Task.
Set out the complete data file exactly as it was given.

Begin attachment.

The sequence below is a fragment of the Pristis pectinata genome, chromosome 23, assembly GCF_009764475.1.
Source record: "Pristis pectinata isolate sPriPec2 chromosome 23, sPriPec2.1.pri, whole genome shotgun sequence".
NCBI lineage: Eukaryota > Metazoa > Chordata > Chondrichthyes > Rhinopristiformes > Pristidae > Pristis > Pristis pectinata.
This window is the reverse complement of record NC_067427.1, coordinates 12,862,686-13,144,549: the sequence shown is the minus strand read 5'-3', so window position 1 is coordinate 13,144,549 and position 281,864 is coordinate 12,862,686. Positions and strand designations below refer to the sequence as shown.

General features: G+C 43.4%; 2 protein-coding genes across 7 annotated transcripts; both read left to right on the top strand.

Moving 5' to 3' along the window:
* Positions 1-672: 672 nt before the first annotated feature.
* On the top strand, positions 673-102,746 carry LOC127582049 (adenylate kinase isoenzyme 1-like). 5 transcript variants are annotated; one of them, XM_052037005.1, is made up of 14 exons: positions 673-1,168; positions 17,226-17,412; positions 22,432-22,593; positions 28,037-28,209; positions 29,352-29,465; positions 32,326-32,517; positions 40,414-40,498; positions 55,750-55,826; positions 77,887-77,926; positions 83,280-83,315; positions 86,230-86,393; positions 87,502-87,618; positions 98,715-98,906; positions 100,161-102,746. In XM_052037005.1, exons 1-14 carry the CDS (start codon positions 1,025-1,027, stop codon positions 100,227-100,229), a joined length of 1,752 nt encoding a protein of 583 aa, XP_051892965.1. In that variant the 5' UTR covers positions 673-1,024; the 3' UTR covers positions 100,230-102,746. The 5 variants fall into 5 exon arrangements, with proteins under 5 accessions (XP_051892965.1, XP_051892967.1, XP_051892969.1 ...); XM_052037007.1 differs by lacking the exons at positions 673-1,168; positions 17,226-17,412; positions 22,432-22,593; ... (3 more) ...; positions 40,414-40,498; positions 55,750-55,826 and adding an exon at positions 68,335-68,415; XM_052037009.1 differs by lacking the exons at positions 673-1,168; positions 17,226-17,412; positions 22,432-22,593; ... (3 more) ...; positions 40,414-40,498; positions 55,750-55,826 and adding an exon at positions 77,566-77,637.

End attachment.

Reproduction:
The sequence below is a fragment of the Pristis pectinata genome, chromosome 23, assembly GCF_009764475.1.
Source record: "Pristis pectinata isolate sPriPec2 chromosome 23, sPriPec2.1.pri, whole genome shotgun sequence".
NCBI lineage: Eukaryota > Metazoa > Chordata > Chondrichthyes > Rhinopristiformes > Pristidae > Pristis > Pristis pectinata.
This window is the reverse complement of record NC_067427.1, coordinates 12,862,686-13,144,549: the sequence shown is the minus strand read 5'-3', so window position 1 is coordinate 13,144,549 and position 281,864 is coordinate 12,862,686. Positions and strand designations below refer to the sequence as shown.

General features: G+C 43.4%; 2 protein-coding genes across 7 annotated transcripts; both read left to right on the top strand.

Moving 5' to 3' along the window:
* Positions 1-672: 672 nt before the first annotated feature.
* On the top strand, positions 673-102,746 carry LOC127582049 (adenylate kinase isoenzyme 1-like). 5 transcript variants are annotated; one of them, XM_052037005.1, is made up of 14 exons: positions 673-1,168; positions 17,226-17,412; positions 22,432-22,593; positions 28,037-28,209; positions 29,352-29,465; positions 32,326-32,517; positions 40,414-40,498; positions 55,750-55,826; positions 77,887-77,926; positions 83,280-83,315; positions 86,230-86,393; positions 87,502-87,618; positions 98,715-98,906; positions 100,161-102,746. In XM_052037005.1, exons 1-14 carry the CDS (start codon positions 1,025-1,027, stop codon positions 100,227-100,229), a joined length of 1,752 nt encoding a protein of 583 aa, XP_051892965.1. In that variant the 5' UTR covers positions 673-1,024; the 3' UTR covers positions 100,230-102,746. The 5 variants fall into 5 exon arrangements, with proteins under 5 accessions (XP_051892965.1, XP_051892967.1, XP_051892969.1 ...); XM_052037007.1 differs by lacking the exons at positions 673-1,168; positions 17,226-17,412; positions 22,432-22,593; ... (3 more) ...; positions 40,414-40,498; positions 55,750-55,826 and adding an exon at positions 68,335-68,415; XM_052037009.1 differs by lacking the exons at positions 673-1,168; positions 17,226-17,412; positions 22,432-22,593; ... (3 more) ...; positions 40,414-40,498; positions 55,750-55,826 and adding an exon at positions 77,566-77,637.